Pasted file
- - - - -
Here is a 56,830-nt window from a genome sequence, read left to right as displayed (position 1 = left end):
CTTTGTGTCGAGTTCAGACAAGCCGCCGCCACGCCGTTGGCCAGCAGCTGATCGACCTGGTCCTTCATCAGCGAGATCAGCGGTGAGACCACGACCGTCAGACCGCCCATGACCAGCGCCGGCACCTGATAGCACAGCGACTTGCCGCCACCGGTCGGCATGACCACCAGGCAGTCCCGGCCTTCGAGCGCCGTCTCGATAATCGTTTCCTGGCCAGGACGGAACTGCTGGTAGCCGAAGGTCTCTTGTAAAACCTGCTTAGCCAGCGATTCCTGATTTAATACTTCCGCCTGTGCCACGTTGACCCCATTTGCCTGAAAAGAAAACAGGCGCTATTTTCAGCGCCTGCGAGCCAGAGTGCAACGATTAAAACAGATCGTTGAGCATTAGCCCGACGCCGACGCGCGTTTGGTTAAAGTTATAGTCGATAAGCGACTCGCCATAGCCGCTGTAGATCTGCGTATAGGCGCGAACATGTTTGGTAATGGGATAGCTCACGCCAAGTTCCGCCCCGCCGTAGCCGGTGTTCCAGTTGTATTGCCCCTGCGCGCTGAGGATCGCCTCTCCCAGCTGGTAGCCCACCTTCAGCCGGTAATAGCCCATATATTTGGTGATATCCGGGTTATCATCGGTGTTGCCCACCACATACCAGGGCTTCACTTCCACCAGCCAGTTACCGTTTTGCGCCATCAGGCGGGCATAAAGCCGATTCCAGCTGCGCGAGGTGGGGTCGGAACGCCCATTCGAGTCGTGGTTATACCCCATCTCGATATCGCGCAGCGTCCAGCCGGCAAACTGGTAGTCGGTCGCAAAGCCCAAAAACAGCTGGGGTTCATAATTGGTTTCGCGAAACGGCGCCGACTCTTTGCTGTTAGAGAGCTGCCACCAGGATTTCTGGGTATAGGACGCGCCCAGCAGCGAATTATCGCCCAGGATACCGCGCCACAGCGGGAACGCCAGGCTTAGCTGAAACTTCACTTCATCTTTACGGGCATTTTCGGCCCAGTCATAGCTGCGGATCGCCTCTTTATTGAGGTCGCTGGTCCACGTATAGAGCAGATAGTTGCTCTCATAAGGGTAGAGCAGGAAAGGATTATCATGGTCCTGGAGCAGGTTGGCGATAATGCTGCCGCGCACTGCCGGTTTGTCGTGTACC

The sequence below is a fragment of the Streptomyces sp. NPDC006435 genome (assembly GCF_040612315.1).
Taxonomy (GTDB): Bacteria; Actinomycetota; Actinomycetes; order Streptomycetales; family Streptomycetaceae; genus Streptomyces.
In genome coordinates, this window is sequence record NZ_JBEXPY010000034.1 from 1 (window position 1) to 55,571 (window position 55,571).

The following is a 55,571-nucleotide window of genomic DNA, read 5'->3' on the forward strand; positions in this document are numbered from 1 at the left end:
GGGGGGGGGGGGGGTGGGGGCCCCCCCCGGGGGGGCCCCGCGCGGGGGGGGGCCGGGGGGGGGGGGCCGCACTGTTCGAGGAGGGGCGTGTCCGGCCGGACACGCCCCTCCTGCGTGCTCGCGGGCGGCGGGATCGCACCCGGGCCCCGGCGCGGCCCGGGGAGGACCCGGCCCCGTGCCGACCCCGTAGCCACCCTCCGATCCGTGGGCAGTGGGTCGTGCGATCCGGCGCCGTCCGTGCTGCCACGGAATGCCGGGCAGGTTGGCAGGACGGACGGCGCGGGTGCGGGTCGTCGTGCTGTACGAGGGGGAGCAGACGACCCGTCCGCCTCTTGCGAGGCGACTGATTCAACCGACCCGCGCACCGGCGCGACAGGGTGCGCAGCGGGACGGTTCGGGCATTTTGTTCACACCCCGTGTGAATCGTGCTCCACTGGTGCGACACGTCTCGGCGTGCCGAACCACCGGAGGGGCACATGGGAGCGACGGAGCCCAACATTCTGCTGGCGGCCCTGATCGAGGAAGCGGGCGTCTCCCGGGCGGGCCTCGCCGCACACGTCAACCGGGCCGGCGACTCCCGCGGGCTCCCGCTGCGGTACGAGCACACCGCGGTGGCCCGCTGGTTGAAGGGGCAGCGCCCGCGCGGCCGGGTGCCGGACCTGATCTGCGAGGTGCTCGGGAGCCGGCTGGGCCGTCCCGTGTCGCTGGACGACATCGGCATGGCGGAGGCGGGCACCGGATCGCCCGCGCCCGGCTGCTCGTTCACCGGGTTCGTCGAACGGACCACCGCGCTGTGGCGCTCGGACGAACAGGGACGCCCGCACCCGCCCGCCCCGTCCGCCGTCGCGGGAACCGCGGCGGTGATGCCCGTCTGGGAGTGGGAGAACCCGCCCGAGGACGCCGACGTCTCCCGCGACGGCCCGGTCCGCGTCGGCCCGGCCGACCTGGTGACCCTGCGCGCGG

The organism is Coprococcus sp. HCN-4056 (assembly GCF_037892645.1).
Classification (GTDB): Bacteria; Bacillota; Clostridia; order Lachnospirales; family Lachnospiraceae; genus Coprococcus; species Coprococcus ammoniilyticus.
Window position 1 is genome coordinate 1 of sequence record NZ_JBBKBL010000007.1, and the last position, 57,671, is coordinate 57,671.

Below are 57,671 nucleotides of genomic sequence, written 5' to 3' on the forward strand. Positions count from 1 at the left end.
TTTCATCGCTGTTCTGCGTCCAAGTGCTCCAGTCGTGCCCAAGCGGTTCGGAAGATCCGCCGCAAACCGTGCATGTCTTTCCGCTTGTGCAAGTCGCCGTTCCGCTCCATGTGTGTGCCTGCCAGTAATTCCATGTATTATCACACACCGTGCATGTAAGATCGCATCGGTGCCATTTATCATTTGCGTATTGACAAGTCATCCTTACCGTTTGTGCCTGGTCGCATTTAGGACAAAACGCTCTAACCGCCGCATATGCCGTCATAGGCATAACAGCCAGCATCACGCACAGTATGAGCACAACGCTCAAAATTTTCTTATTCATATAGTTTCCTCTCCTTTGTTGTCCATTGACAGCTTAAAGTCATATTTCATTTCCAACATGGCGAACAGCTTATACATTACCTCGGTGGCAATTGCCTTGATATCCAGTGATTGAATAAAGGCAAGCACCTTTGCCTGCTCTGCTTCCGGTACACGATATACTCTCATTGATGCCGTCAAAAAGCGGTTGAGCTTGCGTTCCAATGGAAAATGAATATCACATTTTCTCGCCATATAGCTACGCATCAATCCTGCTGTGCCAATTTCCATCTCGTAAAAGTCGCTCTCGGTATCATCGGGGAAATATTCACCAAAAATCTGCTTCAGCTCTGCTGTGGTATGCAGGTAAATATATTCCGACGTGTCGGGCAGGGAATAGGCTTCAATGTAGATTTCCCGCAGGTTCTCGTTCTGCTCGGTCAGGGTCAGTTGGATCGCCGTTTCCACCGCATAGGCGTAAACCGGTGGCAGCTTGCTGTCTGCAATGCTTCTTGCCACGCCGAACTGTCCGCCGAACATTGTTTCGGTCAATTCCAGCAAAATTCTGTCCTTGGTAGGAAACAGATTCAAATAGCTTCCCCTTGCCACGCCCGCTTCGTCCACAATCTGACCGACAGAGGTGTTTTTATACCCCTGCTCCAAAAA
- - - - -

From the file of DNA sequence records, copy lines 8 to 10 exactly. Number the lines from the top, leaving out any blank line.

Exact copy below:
The organism is Coprococcus sp. HCN-4056 (assembly GCF_037892645.1).
Classification (GTDB): Bacteria; Bacillota; Clostridia; order Lachnospirales; family Lachnospiraceae; genus Coprococcus; species Coprococcus ammoniilyticus.
Window position 1 is genome coordinate 1 of sequence record NZ_JBBKBL010000007.1, and the last position, 57,671, is coordinate 57,671.